Creating a Vision for the School Year

RWilliamson BBlackburnBy Ronald Williamson
and Barbara Blackburn

Holding a clear sense of vision or purpose for a school is important for the principal. Not only must you have a personal vision, but also you must be committed to working collaboratively with teachers, staff, teachers, and students to articulate a clear and compelling vision for the school.

Creating a Personal Vision Statement

There is an old saying, “You have to take care of yourself before you can take care of others.” The same is true of vision. Before you can help others build a shared vision, you must have a vision of your own. Writing a statement of personal vision provides three benefits:

  1. 2 hands viewing future 300Helps to clarify values and beliefs
  2. Identifies priorities in your life
  3. Clarifies what is most important and how you want to spend your time.

The purpose of a vision statement is to inspire, energize, and motivate. It should be emotional and reflect your feelings. Using the following process, you can create your own statement of personal vision. Be sure to include sensory details to provide power to your statement. Also, the more time you invest in reflection at the beginning of the process, the clearer your finished product will be.

BB RW Box 1Creating a Schoolwide Vision

A mission or vision statement is the shared vision of people in a school about their ultimate purpose. In other words, it is a collective commitment of the school community.

Yellow Road Sign Success Ahead IsolatedEffective mission statements are short and easily remembered; they are used for setting goals and priorities for the school, teachers, and students; and they are helpful in selecting the specific programs, resources, activities, and personnel used to achieve the goals. As you consider the development of a mission statement (or the revision of a current mission statement that may not be effective), incorporate the characteristics of effective statements.

BB RW Box 2One way to create a shared vision is to allow everyone to anonymously write their responses for each component. Then, put teachers in small groups of four. Ask them to share their ideas, and come to consensus on ideas for the four components. Then, pull groups of four together into groups of 12 and repeat the process. Finally, ask groups to share their final ideas, and write those on chart paper. From that, you can guide a discussion for a draft vision statement.

Vision as a Motivational Tool

Vision is one of the most effective tools for personal and group motivation. Having a vision, then revisiting that vision regularly, helps you and your faculty focus on what is most important and balance the competing demands you face.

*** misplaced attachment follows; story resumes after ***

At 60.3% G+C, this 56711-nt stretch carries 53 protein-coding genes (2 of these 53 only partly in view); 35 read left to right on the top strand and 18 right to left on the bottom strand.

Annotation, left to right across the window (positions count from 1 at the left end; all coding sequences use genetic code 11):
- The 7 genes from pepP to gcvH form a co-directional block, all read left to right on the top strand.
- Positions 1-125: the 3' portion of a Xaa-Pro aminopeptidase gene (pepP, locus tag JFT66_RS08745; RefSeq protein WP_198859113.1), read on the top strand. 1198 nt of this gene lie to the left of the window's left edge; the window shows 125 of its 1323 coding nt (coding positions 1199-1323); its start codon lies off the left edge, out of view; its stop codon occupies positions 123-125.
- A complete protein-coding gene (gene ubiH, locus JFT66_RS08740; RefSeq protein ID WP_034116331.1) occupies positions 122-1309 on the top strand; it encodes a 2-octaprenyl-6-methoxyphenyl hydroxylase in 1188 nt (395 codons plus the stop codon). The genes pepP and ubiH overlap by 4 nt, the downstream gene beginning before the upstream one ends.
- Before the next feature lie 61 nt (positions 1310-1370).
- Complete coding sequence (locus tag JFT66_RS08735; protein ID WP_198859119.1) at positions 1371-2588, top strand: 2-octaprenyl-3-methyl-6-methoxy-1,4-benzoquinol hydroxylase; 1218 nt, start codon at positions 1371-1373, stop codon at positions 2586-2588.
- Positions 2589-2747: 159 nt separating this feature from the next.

vision ballIn Rigor is Not a Four Letter Word, Barbara recommended that teachers write vision letters. The task is to imagine that it is the last day of school. Write a letter or e-mail message to another teacher describing the past year: all that students accomplished, how they have changed, and what they have learned. It is a simple activity designed to keep teachers motivated, but it can serve as a building block for your vision process.

Ask your teachers to write the letter to you. It is the last day of school, and this past year was the best year of their teaching careers. What happened in their classroom? What happened in the school? How did their students change? How did they grow personally and professionally? Then, use the letters as a part of a discussion with each teacher about their vision and how it relates to yours and the vision for the school. It’s a meaningful way to start the conversation about vision in your school.

A Final Note

The job of a principal begins with vision. If you don’t have a vision, then you won’t have a clear direction when the pressures mount. Take the time to develop your own vision and to build a shared vision among your school community.

RigorousSchools cvrRon Williamson is a professor of leadership and counseling at Eastern Michigan University. Previously, he taught at the University of North Carolina at Greensboro and was a teacher, principal, and executive director of instruction in the Ann Arbor, Michigan, Public Schools. He also served as executive director of the National Middle School Association and as president of the National Forum to Accelerate Middle Grades Reform.

Barbara Blackburn is a best-selling author of 14 books, including Rigor is NOT a Four-Letter Word. A nationally recognized expert in the areas of rigor and motivation, she collaborates with schools and districts for professional development. Barbara can be reached through her website or her blog. She’s on Twitter @BarbBlackburn. See her other MiddleWeb posts here. Her latest book, Rigor in Your Classroom: A Toolkit for Teachers, was published in May 2014.


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